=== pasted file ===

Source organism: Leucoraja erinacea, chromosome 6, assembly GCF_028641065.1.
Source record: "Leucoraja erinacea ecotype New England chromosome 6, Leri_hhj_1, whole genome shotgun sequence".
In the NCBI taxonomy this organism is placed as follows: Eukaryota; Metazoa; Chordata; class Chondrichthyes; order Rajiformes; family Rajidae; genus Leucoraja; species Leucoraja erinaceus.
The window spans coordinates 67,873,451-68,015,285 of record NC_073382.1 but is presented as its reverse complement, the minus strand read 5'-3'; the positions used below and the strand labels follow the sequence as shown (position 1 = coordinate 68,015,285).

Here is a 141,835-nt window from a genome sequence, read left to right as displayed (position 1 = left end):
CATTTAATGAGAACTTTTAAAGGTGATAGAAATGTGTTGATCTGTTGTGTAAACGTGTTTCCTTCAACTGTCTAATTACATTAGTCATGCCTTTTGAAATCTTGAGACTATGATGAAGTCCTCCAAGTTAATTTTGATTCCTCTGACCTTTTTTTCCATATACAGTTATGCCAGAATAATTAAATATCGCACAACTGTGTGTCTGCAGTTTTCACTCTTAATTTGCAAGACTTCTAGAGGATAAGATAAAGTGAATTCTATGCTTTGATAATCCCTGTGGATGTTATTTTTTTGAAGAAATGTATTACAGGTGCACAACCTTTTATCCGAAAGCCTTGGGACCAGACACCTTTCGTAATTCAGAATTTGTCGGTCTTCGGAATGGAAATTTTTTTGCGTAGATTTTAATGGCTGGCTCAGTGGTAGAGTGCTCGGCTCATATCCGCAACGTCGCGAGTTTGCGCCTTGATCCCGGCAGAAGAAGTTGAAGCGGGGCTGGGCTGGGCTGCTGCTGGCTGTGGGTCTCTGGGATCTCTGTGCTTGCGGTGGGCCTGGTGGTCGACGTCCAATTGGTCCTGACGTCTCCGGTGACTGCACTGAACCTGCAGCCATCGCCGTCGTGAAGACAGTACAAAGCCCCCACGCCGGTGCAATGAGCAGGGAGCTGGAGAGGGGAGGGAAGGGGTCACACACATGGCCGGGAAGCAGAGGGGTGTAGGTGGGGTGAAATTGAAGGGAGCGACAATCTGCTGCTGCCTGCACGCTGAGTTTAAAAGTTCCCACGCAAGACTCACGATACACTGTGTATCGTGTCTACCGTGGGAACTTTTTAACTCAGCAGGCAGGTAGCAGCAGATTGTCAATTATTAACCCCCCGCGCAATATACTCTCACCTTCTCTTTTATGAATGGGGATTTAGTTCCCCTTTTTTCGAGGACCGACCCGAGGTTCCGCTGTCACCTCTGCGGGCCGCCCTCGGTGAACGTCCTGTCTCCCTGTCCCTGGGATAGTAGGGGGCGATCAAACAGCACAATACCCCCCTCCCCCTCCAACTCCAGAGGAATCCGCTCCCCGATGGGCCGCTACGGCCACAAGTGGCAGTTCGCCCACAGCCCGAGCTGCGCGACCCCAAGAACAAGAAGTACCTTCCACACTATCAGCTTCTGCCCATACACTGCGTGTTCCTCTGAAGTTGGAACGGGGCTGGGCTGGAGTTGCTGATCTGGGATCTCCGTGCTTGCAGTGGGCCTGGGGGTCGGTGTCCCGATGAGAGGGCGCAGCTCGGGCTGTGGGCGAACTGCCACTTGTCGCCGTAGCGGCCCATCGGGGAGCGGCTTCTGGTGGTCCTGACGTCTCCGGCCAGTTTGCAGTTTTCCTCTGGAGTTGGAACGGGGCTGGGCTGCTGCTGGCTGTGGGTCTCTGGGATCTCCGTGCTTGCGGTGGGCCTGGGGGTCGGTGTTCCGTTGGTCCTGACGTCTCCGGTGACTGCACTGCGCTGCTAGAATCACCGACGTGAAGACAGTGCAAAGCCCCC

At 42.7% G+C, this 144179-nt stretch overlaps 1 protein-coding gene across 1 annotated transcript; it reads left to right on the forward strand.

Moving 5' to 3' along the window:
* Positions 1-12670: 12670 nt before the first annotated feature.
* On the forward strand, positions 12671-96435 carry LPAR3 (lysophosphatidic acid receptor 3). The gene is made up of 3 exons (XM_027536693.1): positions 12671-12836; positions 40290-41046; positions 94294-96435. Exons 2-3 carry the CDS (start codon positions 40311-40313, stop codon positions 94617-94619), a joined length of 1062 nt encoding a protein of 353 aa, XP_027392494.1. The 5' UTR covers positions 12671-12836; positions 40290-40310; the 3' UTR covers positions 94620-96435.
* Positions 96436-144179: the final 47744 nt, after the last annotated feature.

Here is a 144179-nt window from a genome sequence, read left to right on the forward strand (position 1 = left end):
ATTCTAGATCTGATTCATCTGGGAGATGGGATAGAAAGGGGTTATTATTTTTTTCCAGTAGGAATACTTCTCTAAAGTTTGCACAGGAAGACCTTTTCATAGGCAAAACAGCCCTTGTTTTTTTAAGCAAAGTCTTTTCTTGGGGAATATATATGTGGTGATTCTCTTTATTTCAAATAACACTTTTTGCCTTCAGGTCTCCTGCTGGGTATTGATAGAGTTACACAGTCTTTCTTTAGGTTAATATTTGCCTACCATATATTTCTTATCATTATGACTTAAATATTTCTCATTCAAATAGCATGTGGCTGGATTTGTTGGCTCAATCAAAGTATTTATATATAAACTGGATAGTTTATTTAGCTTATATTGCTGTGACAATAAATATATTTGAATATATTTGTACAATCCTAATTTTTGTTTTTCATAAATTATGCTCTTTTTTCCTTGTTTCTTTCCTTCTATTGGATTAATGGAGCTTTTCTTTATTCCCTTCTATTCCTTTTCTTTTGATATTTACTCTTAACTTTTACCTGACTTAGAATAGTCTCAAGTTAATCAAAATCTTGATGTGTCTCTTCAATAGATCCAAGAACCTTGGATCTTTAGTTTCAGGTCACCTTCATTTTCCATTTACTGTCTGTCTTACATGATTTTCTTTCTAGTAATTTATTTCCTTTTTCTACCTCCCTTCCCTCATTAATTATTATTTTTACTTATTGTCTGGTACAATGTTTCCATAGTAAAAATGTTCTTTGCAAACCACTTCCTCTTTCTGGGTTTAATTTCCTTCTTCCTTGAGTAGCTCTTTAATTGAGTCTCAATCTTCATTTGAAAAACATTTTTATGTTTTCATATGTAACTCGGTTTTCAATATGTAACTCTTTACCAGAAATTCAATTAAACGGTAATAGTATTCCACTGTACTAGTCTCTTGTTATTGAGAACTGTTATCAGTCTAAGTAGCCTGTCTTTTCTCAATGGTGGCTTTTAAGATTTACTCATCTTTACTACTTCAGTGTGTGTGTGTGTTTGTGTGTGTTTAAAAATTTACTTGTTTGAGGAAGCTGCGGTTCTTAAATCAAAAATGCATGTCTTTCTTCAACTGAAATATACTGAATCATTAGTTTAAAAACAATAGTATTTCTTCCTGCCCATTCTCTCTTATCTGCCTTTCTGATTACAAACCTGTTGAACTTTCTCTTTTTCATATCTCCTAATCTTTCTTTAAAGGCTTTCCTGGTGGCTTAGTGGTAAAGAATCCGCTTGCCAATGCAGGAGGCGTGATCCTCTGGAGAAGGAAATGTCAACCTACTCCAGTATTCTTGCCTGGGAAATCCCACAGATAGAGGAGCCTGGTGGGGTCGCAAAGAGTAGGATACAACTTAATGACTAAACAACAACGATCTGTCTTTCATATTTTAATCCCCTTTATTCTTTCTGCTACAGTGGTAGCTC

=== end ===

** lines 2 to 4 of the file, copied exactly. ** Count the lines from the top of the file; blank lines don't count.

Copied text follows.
Source record: "Leucoraja erinacea ecotype New England chromosome 6, Leri_hhj_1, whole genome shotgun sequence".
In the NCBI taxonomy this organism is placed as follows: Eukaryota; Metazoa; Chordata; class Chondrichthyes; order Rajiformes; family Rajidae; genus Leucoraja; species Leucoraja erinaceus.
The window spans coordinates 67,873,451-68,015,285 of record NC_073382.1 but is presented as its reverse complement, the minus strand read 5'-3'; the positions used below and the strand labels follow the sequence as shown (position 1 = coordinate 68,015,285).